Colonialism, overtourism, and safety
I’m lumping these all together because, ultimately, they can’t be separated. There’s a series of causes and effects here, all of which impact the experience of the medina.
Going back to French Imperialism and the intent of establishing mass-tourism in Marrakech, restrictions were placed on construction and renovations inside the historic medina. Real estate codes and business licenses came with rules about what kinds of property could be sold, and what could only be inherited. Families without sons (or sons-in-law) to pass their shop onto often had to shutter them instead.
With many of those rules being relaxed nowadays, houses have been snatched up by outside developers to create properties catering to foreign tourists (our riad was one of these). Fewer Moroccans live in the medina of Marrakech, and it shows in the lack of everyday community-focused activity. If you have a business that caters to Marrakech locals, you’re likely better off moving it into the suburbs and newer parts of the city where people actually live.
What were once bustling local markets and the hub of trade in northern Africa are alleyways crammed with commoditized tourism. There is nothing authentic about hawking Adidas rip-offs to throngs of bussed-in tourists.
As such, many of the general “safety indicators” that one looks for in a new place (families out and about, women walking with their children, etc.) are absent in the medina. Outside of those working in shops or restaurants, the only local women we saw at all in the medina were in the hammams. There were, however, an abundance of idle and leering young men.
This was annoying during the day, though I am accustomed to ignoring aggressive and hostile shop workers, and all women know how to roll their eyes at catcalls and keep walking. At night, as the shops closed and all the young men were enjoying their first free time of the day, it was extremely uncomfortable.
In 36 states and nearly 80 countries, this was one of maybe four times in my life that I’ve felt an environment was actively unsafe.
Sure, the darkness of the maze-like streets contributes to this, but Sicily has endless narrow alleyways and an allergy to paying for government-taxed services like electricity. It never felt unsafe. But the urban blight of downtown LA circa 2002 made it unpleasant to walk around in at night (or even during the day), because no one lived there. Stretches of downtown Portland when I was in grad school were the same way — I’m sure we can all think of cities, or parts of cities, we’ve been to or lived in where this is the case.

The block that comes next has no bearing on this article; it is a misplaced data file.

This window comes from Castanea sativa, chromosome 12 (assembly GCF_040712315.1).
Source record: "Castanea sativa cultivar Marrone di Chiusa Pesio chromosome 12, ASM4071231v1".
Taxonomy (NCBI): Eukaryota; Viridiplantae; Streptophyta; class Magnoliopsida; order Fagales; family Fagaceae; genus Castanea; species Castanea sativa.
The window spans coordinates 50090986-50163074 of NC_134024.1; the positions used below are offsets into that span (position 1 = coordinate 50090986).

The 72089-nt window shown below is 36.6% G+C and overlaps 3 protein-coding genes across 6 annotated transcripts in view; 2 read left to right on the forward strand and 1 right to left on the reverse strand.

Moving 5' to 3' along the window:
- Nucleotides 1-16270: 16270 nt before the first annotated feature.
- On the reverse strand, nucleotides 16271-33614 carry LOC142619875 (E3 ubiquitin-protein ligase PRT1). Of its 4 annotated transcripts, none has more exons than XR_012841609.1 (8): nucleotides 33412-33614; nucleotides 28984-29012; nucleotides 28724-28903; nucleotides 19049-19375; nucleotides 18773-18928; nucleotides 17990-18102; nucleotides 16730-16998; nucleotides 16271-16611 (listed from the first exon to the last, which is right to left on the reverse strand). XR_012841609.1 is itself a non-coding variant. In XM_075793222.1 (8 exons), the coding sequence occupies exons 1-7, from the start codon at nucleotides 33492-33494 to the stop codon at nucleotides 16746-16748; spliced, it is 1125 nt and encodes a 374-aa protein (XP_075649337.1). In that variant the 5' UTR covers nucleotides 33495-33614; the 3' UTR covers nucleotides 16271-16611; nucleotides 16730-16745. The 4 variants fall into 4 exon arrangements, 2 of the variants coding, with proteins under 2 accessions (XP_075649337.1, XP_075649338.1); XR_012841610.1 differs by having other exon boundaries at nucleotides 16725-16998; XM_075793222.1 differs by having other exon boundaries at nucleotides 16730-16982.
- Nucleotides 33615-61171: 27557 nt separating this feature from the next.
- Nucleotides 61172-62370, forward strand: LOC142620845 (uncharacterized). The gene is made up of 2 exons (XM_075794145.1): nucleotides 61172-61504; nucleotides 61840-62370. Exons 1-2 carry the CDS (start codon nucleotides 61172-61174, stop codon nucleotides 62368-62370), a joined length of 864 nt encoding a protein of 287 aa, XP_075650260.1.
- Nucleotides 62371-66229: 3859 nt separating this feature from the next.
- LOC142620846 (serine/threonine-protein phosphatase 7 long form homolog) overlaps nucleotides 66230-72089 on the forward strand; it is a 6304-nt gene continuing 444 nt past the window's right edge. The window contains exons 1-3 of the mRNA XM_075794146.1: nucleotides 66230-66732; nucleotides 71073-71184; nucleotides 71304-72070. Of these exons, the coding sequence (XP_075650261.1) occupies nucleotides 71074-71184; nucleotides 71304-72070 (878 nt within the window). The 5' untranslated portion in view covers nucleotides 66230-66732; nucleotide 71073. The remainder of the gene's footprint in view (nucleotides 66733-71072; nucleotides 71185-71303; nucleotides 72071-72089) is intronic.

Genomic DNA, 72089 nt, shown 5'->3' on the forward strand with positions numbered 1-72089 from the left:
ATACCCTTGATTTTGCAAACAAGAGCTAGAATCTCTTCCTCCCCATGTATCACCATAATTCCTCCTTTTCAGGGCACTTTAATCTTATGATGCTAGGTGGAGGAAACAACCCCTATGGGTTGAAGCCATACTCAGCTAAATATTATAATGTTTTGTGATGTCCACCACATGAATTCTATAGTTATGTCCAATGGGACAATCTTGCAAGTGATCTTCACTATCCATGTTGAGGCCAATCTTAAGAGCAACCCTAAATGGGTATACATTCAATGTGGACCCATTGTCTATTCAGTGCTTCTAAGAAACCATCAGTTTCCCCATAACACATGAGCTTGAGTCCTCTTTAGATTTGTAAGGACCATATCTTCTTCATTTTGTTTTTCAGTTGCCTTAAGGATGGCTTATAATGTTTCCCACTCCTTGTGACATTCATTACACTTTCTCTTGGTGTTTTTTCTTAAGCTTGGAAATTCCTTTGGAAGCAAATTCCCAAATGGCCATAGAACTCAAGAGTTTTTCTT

And it’s the same problem here. When we took my niece to Egypt, a young man in central Cairo meowed at her (taking catcalling literally I guess?), and a passing Egyptian woman lost her shit at him. You don’t need to speak Arabic to recognize an Angry Mom tirade of “who raised you” and “this is why we can’t have nice things.” But with fewer people actually living in the medina, and very few shops selling things that locals would want to buy, maybe you just don’t have that residential component who cares about the neighborhood and general goings on — the ratios are off.
Marrakech would be vastly improved by some grandparents going about their lives in the medina and scolding youth for inappropriate behavior.
If there’s one positive thing that comes out of the impact Covid is having on travel, I hope locals having a chance to take stock of how (and whether) their communities are served by the tourism machine is part of that.
Yes, the money is nice, and in many cases now essential to the economy. But for places like Venice, Santorini, Hoi An, Barcelona, Luang Prabang, Prague, Bali, and at least half of the Caribbean, those tourism dollars have often cost the local population access to their city centers or natural areas.
Ultimately places that only cater to tourists aren’t really all that pleasant to visit anyway, versus mixed-uses spaces that serve local communities and aren’t wholly dependent on outside dollars, so maybe this time will at least help these destinations regroup a bit.
I enjoyed Marrakech, and actually liked the experience of staying and wandering in the medina. But I definitely wouldn’t recommend being out in the middle of the day if you don’t want to be harassed endlessly, and women should 10000% not be out unaccompanied at night.
Early morning is probably the best time for walking through the streets if you want a lower-pressure shopping environment, and the bustle in the evenings is worth experiencing (but please don’t support the monkey and snake abuse in the main square).